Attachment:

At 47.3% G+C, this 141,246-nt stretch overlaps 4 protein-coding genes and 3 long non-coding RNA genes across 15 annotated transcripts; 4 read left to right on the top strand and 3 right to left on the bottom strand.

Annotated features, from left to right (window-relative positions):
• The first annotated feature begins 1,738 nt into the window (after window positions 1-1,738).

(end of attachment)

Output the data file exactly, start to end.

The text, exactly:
At 47.3% G+C, this 141,246-nt stretch overlaps 4 protein-coding genes and 3 long non-coding RNA genes across 15 annotated transcripts; 4 read left to right on the top strand and 3 right to left on the bottom strand.

Annotated features, from left to right (window-relative positions):
• The first annotated feature begins 1,738 nt into the window (after window positions 1-1,738).